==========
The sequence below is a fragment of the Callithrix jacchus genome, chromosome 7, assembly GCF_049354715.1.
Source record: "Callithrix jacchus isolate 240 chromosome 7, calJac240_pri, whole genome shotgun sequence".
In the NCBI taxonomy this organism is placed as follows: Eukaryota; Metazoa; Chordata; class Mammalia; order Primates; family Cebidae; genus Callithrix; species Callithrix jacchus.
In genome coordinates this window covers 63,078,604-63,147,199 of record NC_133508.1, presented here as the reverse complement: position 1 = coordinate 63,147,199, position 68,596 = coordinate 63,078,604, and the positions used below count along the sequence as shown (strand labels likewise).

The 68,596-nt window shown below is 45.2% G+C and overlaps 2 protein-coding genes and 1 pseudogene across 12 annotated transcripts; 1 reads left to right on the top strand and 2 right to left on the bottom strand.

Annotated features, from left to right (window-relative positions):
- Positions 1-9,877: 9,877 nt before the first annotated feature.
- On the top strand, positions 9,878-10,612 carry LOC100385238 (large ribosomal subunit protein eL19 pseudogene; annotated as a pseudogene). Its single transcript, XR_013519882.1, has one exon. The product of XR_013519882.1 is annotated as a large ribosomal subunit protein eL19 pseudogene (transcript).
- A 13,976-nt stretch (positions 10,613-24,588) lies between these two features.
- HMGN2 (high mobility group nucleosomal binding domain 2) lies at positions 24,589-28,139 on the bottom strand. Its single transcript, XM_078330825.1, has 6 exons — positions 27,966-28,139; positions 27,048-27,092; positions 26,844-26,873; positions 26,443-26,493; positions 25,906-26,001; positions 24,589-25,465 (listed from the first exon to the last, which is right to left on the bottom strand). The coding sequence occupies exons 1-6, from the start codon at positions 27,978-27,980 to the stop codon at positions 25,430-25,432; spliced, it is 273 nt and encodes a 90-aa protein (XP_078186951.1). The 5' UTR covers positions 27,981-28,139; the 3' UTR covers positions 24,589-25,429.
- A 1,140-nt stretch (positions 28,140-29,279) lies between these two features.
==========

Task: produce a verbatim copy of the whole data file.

The sequence below is a fragment of the Callithrix jacchus genome, chromosome 7, assembly GCF_049354715.1.
Source record: "Callithrix jacchus isolate 240 chromosome 7, calJac240_pri, whole genome shotgun sequence".
In the NCBI taxonomy this organism is placed as follows: Eukaryota; Metazoa; Chordata; class Mammalia; order Primates; family Cebidae; genus Callithrix; species Callithrix jacchus.
In genome coordinates this window covers 63,078,604-63,147,199 of record NC_133508.1, presented here as the reverse complement: position 1 = coordinate 63,147,199, position 68,596 = coordinate 63,078,604, and the positions used below count along the sequence as shown (strand labels likewise).

The 68,596-nt window shown below is 45.2% G+C and overlaps 2 protein-coding genes and 1 pseudogene across 12 annotated transcripts; 1 reads left to right on the top strand and 2 right to left on the bottom strand.

Annotated features, from left to right (window-relative positions):
- Positions 1-9,877: 9,877 nt before the first annotated feature.
- On the top strand, positions 9,878-10,612 carry LOC100385238 (large ribosomal subunit protein eL19 pseudogene; annotated as a pseudogene). Its single transcript, XR_013519882.1, has one exon. The product of XR_013519882.1 is annotated as a large ribosomal subunit protein eL19 pseudogene (transcript).
- A 13,976-nt stretch (positions 10,613-24,588) lies between these two features.
- HMGN2 (high mobility group nucleosomal binding domain 2) lies at positions 24,589-28,139 on the bottom strand. Its single transcript, XM_078330825.1, has 6 exons — positions 27,966-28,139; positions 27,048-27,092; positions 26,844-26,873; positions 26,443-26,493; positions 25,906-26,001; positions 24,589-25,465 (listed from the first exon to the last, which is right to left on the bottom strand). The coding sequence occupies exons 1-6, from the start codon at positions 27,978-27,980 to the stop codon at positions 25,430-25,432; spliced, it is 273 nt and encodes a 90-aa protein (XP_078186951.1). The 5' UTR covers positions 27,981-28,139; the 3' UTR covers positions 24,589-25,429.
- A 1,140-nt stretch (positions 28,140-29,279) lies between these two features.